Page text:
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HOOSER: A ‘teachable moment’

While it’s likely too late to impact it’s passage, Senate Bill 3202 represents an important “teachable moment” for those interested in the legislative process (or lack thereof).

Please grab a chair, a quiet corner somewhere, and read the below paragraphs taken from the exact language legislators are voting on (and the only language the public was provided with) – 10 or 15 minutes should do it.

The first key component says “each county shall adopt or amend ordinances defining reasonable standards that allow for the construction of at least two accessory dwelling units, or the reasonable equivalent, for residential use on all residentially zoned lots …defined as … a zoning lot in a county zoning district that is principally reserved for single-family and two-family detached dwellings … does not include a lot in a county zoning district that is intended for rural, low density residential development, and open space preservation.”

Translation,“Every county shall pass laws allowing at least 3 houses/units for residential use (not commercial or other use) to be built on almost every residential lot in the county.”

Further translated for property owners, “With the passage of SB3202, regardless of the size of your existing residentially zoned lot, you will be legally allowed to build, sell and/or rent three houses/units on your lot.

With the stroke of a legislative pen your personal financial balance sheet goes up as the value of your property will be increased instantly and substantially — and you don’t have to do diddly squat.

While the intent of SB3202 is to encourage people to use this windfall of increased residential density to build housing, there are no requirements to build anything within any specific timeframe, nor any requirement the housing be affordable. These units can be CPR’d and sold as individual separate homes or rented for top dollar at market rates.

If you’re a large developer and own 100 residential lots, you now get the benefit of building 300 houses, with no requirements for affordability nor additional rules prohibiting short-term vacation rentals.

Of course the county can and will require adequate parking, water, fire infrastructure and roadways must be adequate. Of course. (wink wink)

The purpose of SB3202 is to dramatically increase the inventory of homes and speed up the development process statewide.

Unfortunately because there are no provisions requiring affordability, the majority of homes will be sold or rented “at market” (driven by tourism, out-of-state investors, and wealthy retirees), and out of reach for most local residents.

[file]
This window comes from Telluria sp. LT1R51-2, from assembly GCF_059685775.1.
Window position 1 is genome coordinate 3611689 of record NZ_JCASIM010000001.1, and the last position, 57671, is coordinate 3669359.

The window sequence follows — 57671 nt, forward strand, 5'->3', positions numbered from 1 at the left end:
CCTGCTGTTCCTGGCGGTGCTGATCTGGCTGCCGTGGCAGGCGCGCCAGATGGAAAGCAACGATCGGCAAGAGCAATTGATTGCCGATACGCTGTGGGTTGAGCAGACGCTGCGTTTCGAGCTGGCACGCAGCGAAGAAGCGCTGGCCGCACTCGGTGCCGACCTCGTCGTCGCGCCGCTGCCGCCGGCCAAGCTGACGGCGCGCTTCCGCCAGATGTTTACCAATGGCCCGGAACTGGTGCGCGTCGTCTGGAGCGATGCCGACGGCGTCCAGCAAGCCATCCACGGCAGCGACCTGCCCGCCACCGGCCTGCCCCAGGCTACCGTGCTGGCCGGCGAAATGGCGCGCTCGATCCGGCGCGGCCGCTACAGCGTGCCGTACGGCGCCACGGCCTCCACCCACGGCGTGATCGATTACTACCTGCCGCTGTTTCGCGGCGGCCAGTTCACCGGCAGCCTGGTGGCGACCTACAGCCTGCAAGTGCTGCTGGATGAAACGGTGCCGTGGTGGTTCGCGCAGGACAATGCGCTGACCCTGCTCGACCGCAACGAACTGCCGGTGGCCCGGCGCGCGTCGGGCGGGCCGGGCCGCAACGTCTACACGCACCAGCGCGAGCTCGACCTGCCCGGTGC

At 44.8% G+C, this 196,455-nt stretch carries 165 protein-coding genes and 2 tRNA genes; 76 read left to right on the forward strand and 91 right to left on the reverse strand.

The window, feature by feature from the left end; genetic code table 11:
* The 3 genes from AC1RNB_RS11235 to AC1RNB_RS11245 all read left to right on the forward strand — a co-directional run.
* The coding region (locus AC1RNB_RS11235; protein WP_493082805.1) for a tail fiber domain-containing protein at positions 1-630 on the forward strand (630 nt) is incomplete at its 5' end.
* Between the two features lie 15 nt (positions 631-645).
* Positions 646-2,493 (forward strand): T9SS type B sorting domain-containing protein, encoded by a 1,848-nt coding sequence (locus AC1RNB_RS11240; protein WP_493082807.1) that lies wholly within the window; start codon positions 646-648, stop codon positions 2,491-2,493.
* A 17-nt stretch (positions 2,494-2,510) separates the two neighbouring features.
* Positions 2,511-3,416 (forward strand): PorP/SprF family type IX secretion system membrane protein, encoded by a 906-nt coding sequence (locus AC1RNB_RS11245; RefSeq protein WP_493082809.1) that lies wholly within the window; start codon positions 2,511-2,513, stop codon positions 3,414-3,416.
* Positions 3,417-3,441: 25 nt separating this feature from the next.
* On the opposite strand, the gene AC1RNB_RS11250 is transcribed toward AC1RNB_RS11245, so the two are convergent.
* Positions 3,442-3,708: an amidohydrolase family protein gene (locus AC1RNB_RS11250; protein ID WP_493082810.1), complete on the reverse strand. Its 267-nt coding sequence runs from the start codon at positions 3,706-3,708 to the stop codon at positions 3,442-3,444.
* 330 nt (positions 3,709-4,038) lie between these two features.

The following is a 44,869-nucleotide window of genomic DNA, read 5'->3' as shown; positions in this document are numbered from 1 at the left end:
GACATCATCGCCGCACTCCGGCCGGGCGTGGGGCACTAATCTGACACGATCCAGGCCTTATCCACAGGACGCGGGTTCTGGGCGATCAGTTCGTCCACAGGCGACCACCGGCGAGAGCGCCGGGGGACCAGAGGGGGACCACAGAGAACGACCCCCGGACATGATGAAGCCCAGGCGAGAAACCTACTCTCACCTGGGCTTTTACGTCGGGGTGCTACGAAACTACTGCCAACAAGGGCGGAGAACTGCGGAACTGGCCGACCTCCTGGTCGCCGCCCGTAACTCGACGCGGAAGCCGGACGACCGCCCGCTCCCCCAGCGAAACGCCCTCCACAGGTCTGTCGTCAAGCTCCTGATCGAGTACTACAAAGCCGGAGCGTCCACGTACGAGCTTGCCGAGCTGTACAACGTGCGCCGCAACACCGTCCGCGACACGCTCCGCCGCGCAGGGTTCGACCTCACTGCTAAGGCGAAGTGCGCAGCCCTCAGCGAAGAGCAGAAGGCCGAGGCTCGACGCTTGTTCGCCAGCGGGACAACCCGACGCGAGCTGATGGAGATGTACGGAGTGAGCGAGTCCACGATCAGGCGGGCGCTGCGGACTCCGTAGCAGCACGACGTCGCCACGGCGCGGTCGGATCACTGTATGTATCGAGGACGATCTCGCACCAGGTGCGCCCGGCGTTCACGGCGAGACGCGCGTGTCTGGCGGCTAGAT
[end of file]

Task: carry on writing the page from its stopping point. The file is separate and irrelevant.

In addition to the huge gift of increased density, SB3202 is also intended to dramatically speed development. On Kaua‘i, this translates to removing the Planning Commissions oversight, which also removes community input, and the right to “contested case hearings” and transferring approval authority to a single individual, the Kaua’i planning director.

Unfortunately this power transfer is hidden in legalese which no regular member of the public could ever understand.

“(g) Notwithstanding any other law…any administrative authority to accept, reject, and approve or deny any application for subdivision, consolidation, or resubdivision of a parcel of land that has been fully zoned for residential use within the state urban district … shall be vested with the director of the county agency responsible for land use.”

Notice this paragraph does not mention Kaua‘i County, and certainly doesn’t clearly state the power of subdivision approval in the urban district is being taken from the Kaua‘i Planning Commission and given to one single individual, the Kaua‘i planning director.

Whether you agree or disagree with the housing development strategy proposed by Kaua’i Rep. Luke Evslin (a staunch advocate of SB3202), Kaua’i residents deserve to know about major proposals directly impacting their community before the votes are cast.

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Gary Hooser served eight years in the state Senate, where he was majority leader. He also served for eight years on the Kaua‘i County Council. He presently writes on Hawai‘i Policy and Politics at www.garyhooser.blog.
Source: The Garden Island

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